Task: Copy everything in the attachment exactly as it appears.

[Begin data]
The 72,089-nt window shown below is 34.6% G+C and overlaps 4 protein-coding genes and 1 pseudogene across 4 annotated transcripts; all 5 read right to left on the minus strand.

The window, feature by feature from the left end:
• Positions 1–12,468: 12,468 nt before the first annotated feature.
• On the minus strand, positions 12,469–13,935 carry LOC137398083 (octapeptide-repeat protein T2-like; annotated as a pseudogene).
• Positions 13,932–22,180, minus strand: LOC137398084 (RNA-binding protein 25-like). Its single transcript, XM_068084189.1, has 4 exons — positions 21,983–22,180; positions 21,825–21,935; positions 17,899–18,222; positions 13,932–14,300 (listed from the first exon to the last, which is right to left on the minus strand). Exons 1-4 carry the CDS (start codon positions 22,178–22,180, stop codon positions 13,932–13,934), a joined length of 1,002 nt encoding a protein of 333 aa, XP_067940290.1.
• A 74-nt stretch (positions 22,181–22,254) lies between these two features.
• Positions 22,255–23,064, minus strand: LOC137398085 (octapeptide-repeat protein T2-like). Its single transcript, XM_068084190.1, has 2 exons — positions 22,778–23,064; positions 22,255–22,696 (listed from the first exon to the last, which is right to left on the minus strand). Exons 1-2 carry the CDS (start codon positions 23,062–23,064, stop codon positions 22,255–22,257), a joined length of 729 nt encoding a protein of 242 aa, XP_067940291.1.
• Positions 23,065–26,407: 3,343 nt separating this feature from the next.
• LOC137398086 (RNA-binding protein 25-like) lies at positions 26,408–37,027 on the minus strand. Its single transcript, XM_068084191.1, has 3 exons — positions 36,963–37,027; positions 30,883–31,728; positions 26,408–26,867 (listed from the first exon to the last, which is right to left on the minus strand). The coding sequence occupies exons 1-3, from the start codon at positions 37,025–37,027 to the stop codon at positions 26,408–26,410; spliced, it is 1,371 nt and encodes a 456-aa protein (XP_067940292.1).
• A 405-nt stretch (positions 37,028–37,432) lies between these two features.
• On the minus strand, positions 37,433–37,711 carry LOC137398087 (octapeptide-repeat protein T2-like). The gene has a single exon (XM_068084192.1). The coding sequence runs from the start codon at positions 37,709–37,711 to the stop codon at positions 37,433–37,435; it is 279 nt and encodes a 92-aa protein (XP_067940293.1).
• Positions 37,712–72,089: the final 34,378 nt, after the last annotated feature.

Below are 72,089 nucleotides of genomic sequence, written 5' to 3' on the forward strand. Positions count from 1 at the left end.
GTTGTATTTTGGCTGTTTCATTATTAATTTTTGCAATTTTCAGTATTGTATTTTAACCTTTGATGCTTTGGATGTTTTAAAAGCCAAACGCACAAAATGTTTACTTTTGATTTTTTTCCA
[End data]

The 72,089-nt window shown below is 34.6% G+C and overlaps 4 protein-coding genes and 1 pseudogene across 4 annotated transcripts; all 5 read right to left on the minus strand.

The window, feature by feature from the left end:
• Positions 1–12,468: 12,468 nt before the first annotated feature.
• On the minus strand, positions 12,469–13,935 carry LOC137398083 (octapeptide-repeat protein T2-like; annotated as a pseudogene).
• Positions 13,932–22,180, minus strand: LOC137398084 (RNA-binding protein 25-like). Its single transcript, XM_068084189.1, has 4 exons — positions 21,983–22,180; positions 21,825–21,935; positions 17,899–18,222; positions 13,932–14,300 (listed from the first exon to the last, which is right to left on the minus strand). Exons 1-4 carry the CDS (start codon positions 22,178–22,180, stop codon positions 13,932–13,934), a joined length of 1,002 nt encoding a protein of 333 aa, XP_067940290.1.
• A 74-nt stretch (positions 22,181–22,254) lies between these two features.
• Positions 22,255–23,064, minus strand: LOC137398085 (octapeptide-repeat protein T2-like). Its single transcript, XM_068084190.1, has 2 exons — positions 22,778–23,064; positions 22,255–22,696 (listed from the first exon to the last, which is right to left on the minus strand). Exons 1-2 carry the CDS (start codon positions 23,062–23,064, stop codon positions 22,255–22,257), a joined length of 729 nt encoding a protein of 242 aa, XP_067940291.1.
• Positions 23,065–26,407: 3,343 nt separating this feature from the next.
• LOC137398086 (RNA-binding protein 25-like) lies at positions 26,408–37,027 on the minus strand. Its single transcript, XM_068084191.1, has 3 exons — positions 36,963–37,027; positions 30,883–31,728; positions 26,408–26,867 (listed from the first exon to the last, which is right to left on the minus strand). The coding sequence occupies exons 1-3, from the start codon at positions 37,025–37,027 to the stop codon at positions 26,408–26,410; spliced, it is 1,371 nt and encodes a 456-aa protein (XP_067940292.1).
• A 405-nt stretch (positions 37,028–37,432) lies between these two features.
• On the minus strand, positions 37,433–37,711 carry LOC137398087 (octapeptide-repeat protein T2-like). The gene has a single exon (XM_068084192.1). The coding sequence runs from the start codon at positions 37,709–37,711 to the stop codon at positions 37,433–37,435; it is 279 nt and encodes a 92-aa protein (XP_067940293.1).
• Positions 37,712–72,089: the final 34,378 nt, after the last annotated feature.

Below are 72,089 nucleotides of genomic sequence, written 5' to 3' on the forward strand. Positions count from 1 at the left end.
GTTGTATTTTGGCTGTTTCATTATTAATTTTTGCAATTTTCAGTATTGTATTTTAACCTTTGATGCTTTGGATGTTTTAAAAGCCAAACGCACAAAATGTTTACTTTTGATTTTTTTCCA